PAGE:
The second of director David
Lean's adaptations of a Charles Dickens novel (Great
Expectations (1946) was the first), Oliver Twist expertly
boils down an enormous novel to a little less than two
hours' screen time. The film begins with baby Oliver
left on the doorstep of an orphanage/workhouse by his unwed
Proving a difficult charge to the wicked
orphanage official, Oliver (John Howard Davies) is sold into a job
as an undertaker's apprentice. He runs away and joins a gang
of larcenous street urchins, led by master pickpocket Fagin (Alec
Guinness). Oliver is rescued from this life by the kindly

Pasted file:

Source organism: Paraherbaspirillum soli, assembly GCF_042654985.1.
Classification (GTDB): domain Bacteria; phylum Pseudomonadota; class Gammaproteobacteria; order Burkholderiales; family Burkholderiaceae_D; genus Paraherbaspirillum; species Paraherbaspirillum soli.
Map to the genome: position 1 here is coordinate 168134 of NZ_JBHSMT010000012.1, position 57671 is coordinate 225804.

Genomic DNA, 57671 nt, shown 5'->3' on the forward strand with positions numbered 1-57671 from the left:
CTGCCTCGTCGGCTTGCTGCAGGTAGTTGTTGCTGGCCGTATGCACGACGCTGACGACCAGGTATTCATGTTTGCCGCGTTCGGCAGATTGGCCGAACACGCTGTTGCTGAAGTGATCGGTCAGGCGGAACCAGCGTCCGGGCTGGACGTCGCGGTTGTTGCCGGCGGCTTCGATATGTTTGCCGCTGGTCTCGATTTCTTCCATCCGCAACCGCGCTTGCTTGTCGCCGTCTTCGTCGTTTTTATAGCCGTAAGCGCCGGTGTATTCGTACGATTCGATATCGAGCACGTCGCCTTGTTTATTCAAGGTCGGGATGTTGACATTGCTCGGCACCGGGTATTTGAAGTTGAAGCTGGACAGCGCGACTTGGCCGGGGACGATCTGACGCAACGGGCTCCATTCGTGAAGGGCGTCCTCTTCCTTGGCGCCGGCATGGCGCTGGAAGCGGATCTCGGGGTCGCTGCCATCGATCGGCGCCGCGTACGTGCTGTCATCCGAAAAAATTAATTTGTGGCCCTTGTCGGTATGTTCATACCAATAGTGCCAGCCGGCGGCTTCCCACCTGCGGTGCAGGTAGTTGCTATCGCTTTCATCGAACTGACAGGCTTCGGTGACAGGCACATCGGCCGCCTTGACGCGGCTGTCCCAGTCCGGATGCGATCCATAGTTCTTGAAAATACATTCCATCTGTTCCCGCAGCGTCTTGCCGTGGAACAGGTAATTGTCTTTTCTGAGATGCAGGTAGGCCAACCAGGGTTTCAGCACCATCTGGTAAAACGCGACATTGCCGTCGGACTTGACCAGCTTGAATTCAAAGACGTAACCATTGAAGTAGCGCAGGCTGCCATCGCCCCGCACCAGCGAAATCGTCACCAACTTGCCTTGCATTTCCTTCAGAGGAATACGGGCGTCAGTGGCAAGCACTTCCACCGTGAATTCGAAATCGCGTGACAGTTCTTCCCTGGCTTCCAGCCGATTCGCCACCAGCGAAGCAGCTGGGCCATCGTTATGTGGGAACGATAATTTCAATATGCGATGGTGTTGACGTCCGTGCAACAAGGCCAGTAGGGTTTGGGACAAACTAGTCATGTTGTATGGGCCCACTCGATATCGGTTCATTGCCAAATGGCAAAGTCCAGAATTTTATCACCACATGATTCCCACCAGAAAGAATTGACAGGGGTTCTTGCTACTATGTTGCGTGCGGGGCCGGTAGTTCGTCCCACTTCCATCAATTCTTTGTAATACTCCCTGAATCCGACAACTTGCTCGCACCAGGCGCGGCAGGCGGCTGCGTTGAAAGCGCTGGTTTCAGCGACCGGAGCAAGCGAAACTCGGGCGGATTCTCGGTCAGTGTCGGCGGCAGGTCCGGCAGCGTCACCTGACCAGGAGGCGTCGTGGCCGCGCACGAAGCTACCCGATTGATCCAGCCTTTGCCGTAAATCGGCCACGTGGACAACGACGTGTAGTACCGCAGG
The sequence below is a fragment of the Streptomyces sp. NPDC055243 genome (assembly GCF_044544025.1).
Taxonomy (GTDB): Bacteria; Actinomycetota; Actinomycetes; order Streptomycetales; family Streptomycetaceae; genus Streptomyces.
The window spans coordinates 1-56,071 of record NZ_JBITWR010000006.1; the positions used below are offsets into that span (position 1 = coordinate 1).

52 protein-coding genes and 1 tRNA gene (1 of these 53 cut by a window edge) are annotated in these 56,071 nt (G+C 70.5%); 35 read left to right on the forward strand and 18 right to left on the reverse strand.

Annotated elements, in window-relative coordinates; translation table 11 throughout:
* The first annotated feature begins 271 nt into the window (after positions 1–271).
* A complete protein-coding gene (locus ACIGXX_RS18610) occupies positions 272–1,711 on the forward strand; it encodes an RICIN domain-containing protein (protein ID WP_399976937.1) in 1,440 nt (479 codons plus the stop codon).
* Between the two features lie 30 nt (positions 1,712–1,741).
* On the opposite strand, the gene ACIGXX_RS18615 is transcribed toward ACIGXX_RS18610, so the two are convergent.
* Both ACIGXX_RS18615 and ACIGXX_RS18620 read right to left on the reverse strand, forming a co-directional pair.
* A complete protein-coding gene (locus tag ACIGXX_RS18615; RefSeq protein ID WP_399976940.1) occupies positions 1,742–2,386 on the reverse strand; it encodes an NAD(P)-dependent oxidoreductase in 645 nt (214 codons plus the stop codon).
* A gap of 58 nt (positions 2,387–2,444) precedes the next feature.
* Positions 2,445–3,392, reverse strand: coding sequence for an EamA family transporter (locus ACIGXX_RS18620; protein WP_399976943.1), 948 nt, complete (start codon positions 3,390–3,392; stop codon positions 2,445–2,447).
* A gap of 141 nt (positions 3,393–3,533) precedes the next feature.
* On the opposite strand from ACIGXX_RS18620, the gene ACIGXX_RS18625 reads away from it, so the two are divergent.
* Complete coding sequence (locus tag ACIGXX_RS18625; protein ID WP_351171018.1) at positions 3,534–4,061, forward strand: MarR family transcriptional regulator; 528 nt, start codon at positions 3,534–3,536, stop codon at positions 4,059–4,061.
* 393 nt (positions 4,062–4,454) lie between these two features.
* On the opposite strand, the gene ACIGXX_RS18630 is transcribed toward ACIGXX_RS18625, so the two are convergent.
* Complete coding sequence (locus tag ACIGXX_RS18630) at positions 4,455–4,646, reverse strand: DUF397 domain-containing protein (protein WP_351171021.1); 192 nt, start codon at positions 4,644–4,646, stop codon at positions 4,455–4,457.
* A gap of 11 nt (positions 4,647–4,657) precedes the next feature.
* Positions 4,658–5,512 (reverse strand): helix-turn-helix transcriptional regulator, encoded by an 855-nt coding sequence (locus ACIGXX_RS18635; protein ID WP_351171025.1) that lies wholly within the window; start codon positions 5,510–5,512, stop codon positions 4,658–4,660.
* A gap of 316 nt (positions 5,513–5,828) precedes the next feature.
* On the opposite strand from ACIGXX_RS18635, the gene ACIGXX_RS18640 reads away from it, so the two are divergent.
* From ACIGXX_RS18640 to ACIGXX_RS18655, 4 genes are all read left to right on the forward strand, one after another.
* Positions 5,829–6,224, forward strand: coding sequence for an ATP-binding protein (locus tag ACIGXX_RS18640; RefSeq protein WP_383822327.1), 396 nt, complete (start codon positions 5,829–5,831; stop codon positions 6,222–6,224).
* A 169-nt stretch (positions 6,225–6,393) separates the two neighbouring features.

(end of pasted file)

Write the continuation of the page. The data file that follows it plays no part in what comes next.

Mr. Brownlow (Henry Stephenson); but, with the complicity of evil
Bill Sikes (Robert Newton), Fagin abducts Oliver.
Sikes' girlfriend Nancy (Kay Walsh)
restores Oliver to Brownlow, leading to tragic consequences before
an ultimately happy ending.
Oliver Twist was filmed in England in
1948, but its American release was held up for three years due to
the allegedly anti-Semitic portrayal of the duplicitous Fagin.
Even in its currently censored form, Oliver Twist is one the
best-ever film versions of a Dickens novel. It served as a
blueprint for Oliver! (1968), the Oscar-winning musical version.